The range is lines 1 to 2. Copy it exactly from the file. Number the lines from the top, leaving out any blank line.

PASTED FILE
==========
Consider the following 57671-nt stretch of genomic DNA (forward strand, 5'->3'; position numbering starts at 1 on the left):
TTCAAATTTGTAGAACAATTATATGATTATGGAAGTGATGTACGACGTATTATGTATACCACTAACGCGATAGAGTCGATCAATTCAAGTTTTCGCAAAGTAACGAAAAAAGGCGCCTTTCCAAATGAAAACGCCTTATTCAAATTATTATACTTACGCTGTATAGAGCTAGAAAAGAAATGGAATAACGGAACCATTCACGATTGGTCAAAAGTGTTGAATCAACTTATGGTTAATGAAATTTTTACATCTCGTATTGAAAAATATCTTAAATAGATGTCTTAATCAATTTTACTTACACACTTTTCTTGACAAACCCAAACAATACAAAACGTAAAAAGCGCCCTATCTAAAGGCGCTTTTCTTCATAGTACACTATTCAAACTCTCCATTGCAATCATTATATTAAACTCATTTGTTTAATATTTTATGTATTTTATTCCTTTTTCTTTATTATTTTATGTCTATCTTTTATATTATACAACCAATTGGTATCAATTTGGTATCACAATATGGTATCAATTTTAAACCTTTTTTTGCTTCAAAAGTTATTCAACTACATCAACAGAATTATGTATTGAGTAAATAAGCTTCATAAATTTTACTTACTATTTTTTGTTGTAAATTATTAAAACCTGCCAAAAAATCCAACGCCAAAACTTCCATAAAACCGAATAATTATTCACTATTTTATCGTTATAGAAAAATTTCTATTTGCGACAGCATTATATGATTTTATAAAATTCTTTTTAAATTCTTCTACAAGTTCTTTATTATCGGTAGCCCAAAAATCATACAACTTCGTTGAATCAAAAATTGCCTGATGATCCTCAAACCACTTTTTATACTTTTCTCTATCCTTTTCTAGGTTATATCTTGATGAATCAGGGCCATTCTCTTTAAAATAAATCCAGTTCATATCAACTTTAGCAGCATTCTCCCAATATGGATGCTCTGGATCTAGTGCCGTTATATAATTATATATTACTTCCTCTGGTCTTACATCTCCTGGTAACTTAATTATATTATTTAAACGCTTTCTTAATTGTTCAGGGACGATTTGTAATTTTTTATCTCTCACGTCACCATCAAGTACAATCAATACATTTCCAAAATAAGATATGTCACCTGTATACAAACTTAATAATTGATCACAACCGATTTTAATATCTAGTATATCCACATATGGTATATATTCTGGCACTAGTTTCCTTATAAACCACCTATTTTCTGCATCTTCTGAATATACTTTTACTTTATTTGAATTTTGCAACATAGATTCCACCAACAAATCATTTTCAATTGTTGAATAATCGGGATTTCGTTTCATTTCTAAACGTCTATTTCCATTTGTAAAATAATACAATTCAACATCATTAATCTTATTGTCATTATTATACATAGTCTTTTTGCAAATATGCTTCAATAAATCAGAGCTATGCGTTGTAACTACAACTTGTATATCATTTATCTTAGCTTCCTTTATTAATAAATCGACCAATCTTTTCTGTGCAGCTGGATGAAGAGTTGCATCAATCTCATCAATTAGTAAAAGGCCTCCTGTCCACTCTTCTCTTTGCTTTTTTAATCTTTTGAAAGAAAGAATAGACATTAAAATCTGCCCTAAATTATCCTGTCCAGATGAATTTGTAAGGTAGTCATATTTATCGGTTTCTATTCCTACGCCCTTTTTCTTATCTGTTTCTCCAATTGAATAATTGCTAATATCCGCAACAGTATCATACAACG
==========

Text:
Consider the following 57671-nt stretch of genomic DNA (forward strand, 5'->3'; position numbering starts at 1 on the left):
TTCAAATTTGTAGAACAATTATATGATTATGGAAGTGATGTACGACGTATTATGTATACCACTAACGCGATAGAGTCGATCAATTCAAGTTTTCGCAAAGTAACGAAAAAAGGCGCCTTTCCAAATGAAAACGCCTTATTCAAATTATTATACTTACGCTGTATAGAGCTAGAAAAGAAATGGAATAACGGAACCATTCACGATTGGTCAAAAGTGTTGAATCAACTTATGGTTAATGAAATTTTTACATCTCGTATTGAAAAATATCTTAAATAGATGTCTTAATCAATTTTACTTACACACTTTTCTTGACAAACCCAAACAATACAAAACGTAAAAAGCGCCCTATCTAAAGGCGCTTTTCTTCATAGTACACTATTCAAACTCTCCATTGCAATCATTATATTAAACTCATTTGTTTAATATTTTATGTATTTTATTCCTTTTTCTTTATTATTTTATGTCTATCTTTTATATTATACAACCAATTGGTATCAATTTGGTATCACAATATGGTATCAATTTTAAACCTTTTTTTGCTTCAAAAGTTATTCAACTACATCAACAGAATTATGTATTGAGTAAATAAGCTTCATAAATTTTACTTACTATTTTTTGTTGTAAATTATTAAAACCTGCCAAAAAATCCAACGCCAAAACTTCCATAAAACCGAATAATTATTCACTATTTTATCGTTATAGAAAAATTTCTATTTGCGACAGCATTATATGATTTTATAAAATTCTTTTTAAATTCTTCTACAAGTTCTTTATTATCGGTAGCCCAAAAATCATACAACTTCGTTGAATCAAAAATTGCCTGATGATCCTCAAACCACTTTTTATACTTTTCTCTATCCTTTTCTAGGTTATATCTTGATGAATCAGGGCCATTCTCTTTAAAATAAATCCAGTTCATATCAACTTTAGCAGCATTCTCCCAATATGGATGCTCTGGATCTAGTGCCGTTATATAATTATATATTACTTCCTCTGGTCTTACATCTCCTGGTAACTTAATTATATTATTTAAACGCTTTCTTAATTGTTCAGGGACGATTTGTAATTTTTTATCTCTCACGTCACCATCAAGTACAATCAATACATTTCCAAAATAAGATATGTCACCTGTATACAAACTTAATAATTGATCACAACCGATTTTAATATCTAGTATATCCACATATGGTATATATTCTGGCACTAGTTTCCTTATAAACCACCTATTTTCTGCATCTTCTGAATATACTTTTACTTTATTTGAATTTTGCAACATAGATTCCACCAACAAATCATTTTCAATTGTTGAATAATCGGGATTTCGTTTCATTTCTAAACGTCTATTTCCATTTGTAAAATAATACAATTCAACATCATTAATCTTATTGTCATTATTATACATAGTCTTTTTGCAAATATGCTTCAATAAATCAGAGCTATGCGTTGTAACTACAACTTGTATATCATTTATCTTAGCTTCCTTTATTAATAAATCGACCAATCTTTTCTGTGCAGCTGGATGAAGAGTTGCATCAATCTCATCAATTAGTAAAAGGCCTCCTGTCCACTCTTCTCTTTGCTTTTTTAATCTTTTGAAAGAAAGAATAGACATTAAAATCTGCCCTAAATTATCCTGTCCAGATGAATTTGTAAGGTAGTCATATTTATCGGTTTCTATTCCTACGCCCTTTTTCTTATCTGTTTCTCCAATTGAATAATTGCTAATATCCGCAACAGTATCATACAACG